Each year thousands of people who have no prior running experience decide to run the marathon. Whether it is for charity, a personal goal, a check-off on life’s bucket list, being the in thing to do or just because, the decision is made.
They eagerly sign-up for a race no matter how soon it might be in the whirlwind of excitement surrounding the decision to do it.
Many of these runners have maybe causally jogged or maybe completed a 5K at some point in their life. They certainly haven’t educated themselves on everything that is involved in a marathon.
Often times the first marathon training schedule they find in Google is printed off and off they go, regardless of how much running base is mentioned as a pre-requisite to starting. No attention is paid to pace, proper running form, different types of running workouts, what they should be wearing, hydration, fueling needs and that pain they start feeling on the longer training runs is normal right? After all no pain, no gain?
Assuming the runner makes it to the starting line they get caught up in the anxiety of race weekend and eat different food before the race, load up on “energy gels and GU” despite having never tried them before.
As soon as the race starts, they run almost full sprint out of the gate in the excitement and by the second or third mile realize they have gone too fast wasting precious energy.
And herein lies the problem.
Each summer I watch hundreds of runners slogging it out on the lakefront path in Chicago in “survival mode.” The training and the marathon are something to survive, rather than an event to train for. This is because they are so overwhelmed learning everything about running while training for one of the most demanding athletic events you can attempt.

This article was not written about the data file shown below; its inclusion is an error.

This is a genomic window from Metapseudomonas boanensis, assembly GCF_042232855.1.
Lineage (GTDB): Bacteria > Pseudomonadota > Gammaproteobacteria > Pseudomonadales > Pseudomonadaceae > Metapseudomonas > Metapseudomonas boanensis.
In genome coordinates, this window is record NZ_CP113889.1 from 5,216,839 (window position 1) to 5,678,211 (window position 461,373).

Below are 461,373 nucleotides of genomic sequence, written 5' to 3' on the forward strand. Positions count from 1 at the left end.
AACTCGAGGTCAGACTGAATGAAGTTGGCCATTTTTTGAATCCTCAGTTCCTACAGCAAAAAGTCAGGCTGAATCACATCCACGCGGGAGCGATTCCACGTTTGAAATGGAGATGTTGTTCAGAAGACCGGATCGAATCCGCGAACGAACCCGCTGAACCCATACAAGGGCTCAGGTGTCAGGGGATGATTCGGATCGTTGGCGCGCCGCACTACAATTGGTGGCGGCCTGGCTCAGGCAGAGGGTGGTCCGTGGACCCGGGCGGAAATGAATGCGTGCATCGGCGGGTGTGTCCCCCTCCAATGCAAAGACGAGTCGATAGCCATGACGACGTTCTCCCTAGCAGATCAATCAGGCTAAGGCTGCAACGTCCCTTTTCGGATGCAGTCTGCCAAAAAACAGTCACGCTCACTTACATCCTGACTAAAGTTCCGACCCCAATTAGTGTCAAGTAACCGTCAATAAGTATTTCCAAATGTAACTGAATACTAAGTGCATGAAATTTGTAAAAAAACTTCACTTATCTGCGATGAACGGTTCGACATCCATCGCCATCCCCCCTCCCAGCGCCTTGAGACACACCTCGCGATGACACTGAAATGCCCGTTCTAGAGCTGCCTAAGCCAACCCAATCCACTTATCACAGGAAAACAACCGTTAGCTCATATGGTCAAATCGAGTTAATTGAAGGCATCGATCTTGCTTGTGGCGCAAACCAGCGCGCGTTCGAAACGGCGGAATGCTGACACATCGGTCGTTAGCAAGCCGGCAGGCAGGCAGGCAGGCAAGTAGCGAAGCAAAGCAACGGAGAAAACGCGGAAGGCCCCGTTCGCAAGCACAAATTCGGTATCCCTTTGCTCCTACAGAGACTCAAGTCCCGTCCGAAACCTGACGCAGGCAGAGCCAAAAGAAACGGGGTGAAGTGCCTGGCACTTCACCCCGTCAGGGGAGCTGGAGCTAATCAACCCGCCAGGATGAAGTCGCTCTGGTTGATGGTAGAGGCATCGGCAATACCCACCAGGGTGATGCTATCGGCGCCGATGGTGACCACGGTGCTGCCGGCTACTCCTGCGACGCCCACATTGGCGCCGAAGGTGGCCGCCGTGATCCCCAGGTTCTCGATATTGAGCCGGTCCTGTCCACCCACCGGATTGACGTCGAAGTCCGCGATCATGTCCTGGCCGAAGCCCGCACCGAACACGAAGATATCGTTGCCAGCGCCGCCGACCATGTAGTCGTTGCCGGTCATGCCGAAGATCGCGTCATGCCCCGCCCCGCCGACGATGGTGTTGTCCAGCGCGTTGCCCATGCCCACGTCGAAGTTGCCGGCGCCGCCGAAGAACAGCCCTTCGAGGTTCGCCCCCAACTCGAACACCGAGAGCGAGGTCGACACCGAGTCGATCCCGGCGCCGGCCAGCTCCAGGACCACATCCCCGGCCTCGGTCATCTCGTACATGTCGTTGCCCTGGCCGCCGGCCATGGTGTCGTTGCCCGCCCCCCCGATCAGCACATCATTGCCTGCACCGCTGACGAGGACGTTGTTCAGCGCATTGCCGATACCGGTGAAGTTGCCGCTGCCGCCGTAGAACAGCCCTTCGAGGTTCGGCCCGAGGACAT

The marathon is no place for a crash course in running.
I am not saying that you can not decide to run a marathon and complete it within the same calendar year. I certainly did many years ago when I first ran one – but I had a lot of prior running experience and was in good athletic shape.
I know some that had never run a race before and were successful as well. But just about all of them said they wish they started off with a shorter race first as they would have learned so much that would have benefited them on marathon day. Quite simply, 26.2 miles is a long distance. So many things can happen over the course of that distance.
My question to you or anyone you know that is considering doing this is why would you do this as your first race?
A marathon takes a lot of preparation – mentally, physically and in some cases emotionally. If you don’t have a lot of experience running you really would stand to gain so much starting out smaller with the marathon as an end goal after some shorter distance race experiences.
If you have no running experience at all start with a 5K or a 10K. They are fantastic intermediate running goals. Get comfortable sticking to a training schedule. Build a base of miles. Learn what your pace is. Experience race day and the atmosphere that surrounds it. Then, evaluate your readiness to tackle something greater.
Before the marathon, train for and run a half-marathon. A half-marathon is a serious race and a respectable distance. You’ll gain so much from experiencing a larger event and longer race distance. While preparing for the half you will be setting the foundation for a successful marathon training period and a spectacular race. You can even train for the marathon and the half-marathon at the same time, substituting a weekend long run for a formal half-marathon race.
I want you to have that success, which is why I recommend you give strong consideration to building up over time. Get some racing experience. There is no substitute for running experience.
Should Your First Race Be The Marathon?